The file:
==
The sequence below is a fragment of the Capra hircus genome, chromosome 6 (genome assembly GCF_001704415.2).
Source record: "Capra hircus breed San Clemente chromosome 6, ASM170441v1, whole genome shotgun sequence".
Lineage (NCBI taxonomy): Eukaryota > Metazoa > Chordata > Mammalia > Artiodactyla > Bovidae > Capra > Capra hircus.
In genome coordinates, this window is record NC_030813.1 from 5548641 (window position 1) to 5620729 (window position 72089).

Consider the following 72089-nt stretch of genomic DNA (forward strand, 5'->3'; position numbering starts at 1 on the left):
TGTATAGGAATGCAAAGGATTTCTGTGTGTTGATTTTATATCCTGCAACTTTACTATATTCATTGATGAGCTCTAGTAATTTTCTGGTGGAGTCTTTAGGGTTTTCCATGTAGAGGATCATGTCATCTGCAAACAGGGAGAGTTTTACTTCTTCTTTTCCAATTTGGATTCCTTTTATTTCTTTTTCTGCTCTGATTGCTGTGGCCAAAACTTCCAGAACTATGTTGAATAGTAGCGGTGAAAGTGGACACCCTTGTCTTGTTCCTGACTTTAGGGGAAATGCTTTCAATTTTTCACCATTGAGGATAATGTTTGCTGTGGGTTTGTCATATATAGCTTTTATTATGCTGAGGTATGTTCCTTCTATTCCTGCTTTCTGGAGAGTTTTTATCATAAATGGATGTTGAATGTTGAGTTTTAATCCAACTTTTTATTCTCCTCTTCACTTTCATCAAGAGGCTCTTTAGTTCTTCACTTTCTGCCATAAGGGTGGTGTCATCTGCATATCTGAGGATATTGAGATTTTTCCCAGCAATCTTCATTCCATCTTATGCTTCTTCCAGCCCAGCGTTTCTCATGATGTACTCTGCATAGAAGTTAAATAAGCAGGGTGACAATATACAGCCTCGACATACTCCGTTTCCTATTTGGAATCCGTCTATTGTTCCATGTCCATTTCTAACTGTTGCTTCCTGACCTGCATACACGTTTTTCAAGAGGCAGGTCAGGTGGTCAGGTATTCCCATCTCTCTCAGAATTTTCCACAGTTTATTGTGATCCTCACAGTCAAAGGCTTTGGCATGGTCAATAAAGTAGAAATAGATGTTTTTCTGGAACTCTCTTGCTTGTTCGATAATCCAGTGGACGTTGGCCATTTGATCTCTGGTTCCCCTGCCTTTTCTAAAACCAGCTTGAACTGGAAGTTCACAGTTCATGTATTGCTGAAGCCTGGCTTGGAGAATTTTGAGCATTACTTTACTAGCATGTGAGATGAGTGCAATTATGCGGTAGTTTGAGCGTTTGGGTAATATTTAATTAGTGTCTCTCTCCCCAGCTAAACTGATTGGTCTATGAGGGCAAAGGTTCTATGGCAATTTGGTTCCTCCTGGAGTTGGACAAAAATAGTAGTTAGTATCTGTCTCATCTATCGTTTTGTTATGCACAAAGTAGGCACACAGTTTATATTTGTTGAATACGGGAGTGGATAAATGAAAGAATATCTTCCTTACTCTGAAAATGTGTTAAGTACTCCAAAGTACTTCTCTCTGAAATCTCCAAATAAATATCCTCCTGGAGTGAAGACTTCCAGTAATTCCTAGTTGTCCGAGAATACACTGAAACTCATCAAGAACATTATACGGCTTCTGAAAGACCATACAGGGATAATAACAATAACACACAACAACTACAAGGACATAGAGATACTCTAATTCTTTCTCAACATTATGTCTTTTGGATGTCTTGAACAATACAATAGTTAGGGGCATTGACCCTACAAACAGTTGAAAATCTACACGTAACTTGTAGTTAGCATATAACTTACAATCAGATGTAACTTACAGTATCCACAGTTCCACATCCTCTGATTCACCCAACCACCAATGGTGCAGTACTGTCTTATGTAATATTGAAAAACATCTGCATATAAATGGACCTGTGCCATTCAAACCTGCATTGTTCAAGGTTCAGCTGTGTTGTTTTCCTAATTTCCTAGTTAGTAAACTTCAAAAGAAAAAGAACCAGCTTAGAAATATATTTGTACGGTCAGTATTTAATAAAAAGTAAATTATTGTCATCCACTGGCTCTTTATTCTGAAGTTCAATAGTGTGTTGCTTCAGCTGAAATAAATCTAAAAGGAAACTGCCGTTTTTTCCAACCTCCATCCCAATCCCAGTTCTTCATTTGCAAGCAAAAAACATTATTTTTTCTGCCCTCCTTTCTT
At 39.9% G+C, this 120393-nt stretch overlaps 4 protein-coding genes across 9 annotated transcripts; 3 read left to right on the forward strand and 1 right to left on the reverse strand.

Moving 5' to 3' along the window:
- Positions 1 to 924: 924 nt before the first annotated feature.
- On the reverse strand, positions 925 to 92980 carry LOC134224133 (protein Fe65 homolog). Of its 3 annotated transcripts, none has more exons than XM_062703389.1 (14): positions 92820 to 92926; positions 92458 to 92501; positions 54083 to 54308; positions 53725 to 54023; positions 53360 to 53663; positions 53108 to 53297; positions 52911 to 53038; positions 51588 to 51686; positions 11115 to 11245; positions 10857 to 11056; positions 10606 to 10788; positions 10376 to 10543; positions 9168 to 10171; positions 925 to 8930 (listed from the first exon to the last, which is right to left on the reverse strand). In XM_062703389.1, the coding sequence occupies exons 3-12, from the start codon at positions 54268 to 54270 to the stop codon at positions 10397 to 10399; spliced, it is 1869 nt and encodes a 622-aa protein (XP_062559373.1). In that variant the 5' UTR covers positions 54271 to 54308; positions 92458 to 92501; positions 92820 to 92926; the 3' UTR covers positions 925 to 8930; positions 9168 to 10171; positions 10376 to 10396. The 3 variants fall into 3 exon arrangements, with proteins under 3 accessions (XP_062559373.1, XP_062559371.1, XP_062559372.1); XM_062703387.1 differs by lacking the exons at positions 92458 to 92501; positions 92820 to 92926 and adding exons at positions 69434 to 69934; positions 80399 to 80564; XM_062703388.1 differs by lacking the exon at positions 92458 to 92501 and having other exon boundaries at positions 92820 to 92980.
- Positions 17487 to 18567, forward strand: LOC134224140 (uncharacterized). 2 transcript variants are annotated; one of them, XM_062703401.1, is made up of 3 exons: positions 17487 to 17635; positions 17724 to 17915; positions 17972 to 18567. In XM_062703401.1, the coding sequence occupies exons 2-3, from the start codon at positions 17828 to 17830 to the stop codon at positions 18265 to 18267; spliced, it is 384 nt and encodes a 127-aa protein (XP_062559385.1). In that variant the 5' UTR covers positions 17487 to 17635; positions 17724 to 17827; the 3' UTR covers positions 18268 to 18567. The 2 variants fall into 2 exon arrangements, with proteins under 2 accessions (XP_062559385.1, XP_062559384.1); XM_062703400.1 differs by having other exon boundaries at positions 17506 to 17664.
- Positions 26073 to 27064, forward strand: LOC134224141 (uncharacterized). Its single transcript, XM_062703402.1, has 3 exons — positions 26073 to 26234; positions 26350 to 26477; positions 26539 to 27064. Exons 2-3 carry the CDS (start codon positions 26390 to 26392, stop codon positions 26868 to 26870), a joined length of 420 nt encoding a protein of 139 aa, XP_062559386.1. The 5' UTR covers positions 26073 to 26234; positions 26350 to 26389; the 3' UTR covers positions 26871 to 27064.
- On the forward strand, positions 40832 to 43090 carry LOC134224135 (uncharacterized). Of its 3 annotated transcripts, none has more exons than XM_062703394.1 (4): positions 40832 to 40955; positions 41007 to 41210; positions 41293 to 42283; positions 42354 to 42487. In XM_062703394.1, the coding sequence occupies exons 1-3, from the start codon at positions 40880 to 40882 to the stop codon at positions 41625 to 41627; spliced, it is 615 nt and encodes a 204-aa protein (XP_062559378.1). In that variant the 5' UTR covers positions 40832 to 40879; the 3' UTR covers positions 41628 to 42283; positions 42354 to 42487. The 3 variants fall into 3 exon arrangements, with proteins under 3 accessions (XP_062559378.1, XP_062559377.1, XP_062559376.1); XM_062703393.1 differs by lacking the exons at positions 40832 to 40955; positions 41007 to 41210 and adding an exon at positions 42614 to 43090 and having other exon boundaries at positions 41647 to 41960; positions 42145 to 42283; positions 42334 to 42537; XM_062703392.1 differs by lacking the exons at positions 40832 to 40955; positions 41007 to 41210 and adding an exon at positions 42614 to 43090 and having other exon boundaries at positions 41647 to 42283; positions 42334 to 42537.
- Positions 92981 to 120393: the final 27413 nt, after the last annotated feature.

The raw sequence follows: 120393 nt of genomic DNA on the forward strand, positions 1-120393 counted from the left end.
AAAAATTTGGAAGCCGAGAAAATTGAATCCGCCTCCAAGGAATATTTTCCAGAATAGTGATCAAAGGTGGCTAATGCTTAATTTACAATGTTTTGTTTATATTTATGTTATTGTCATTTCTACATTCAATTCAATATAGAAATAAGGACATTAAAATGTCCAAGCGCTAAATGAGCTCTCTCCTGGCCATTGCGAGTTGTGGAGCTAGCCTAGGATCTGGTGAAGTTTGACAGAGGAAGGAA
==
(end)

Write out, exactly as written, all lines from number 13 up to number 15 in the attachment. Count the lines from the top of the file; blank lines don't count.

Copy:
- On the forward strand, positions 40832 to 43090 carry LOC134224135 (uncharacterized). Of its 3 annotated transcripts, none has more exons than XM_062703394.1 (4): positions 40832 to 40955; positions 41007 to 41210; positions 41293 to 42283; positions 42354 to 42487. In XM_062703394.1, the coding sequence occupies exons 1-3, from the start codon at positions 40880 to 40882 to the stop codon at positions 41625 to 41627; spliced, it is 615 nt and encodes a 204-aa protein (XP_062559378.1). In that variant the 5' UTR covers positions 40832 to 40879; the 3' UTR covers positions 41628 to 42283; positions 42354 to 42487. The 3 variants fall into 3 exon arrangements, with proteins under 3 accessions (XP_062559378.1, XP_062559377.1, XP_062559376.1); XM_062703393.1 differs by lacking the exons at positions 40832 to 40955; positions 41007 to 41210 and adding an exon at positions 42614 to 43090 and having other exon boundaries at positions 41647 to 41960; positions 42145 to 42283; positions 42334 to 42537; XM_062703392.1 differs by lacking the exons at positions 40832 to 40955; positions 41007 to 41210 and adding an exon at positions 42614 to 43090 and having other exon boundaries at positions 41647 to 42283; positions 42334 to 42537.
- Positions 92981 to 120393: the final 27413 nt, after the last annotated feature.

The raw sequence follows: 120393 nt of genomic DNA on the forward strand, positions 1-120393 counted from the left end.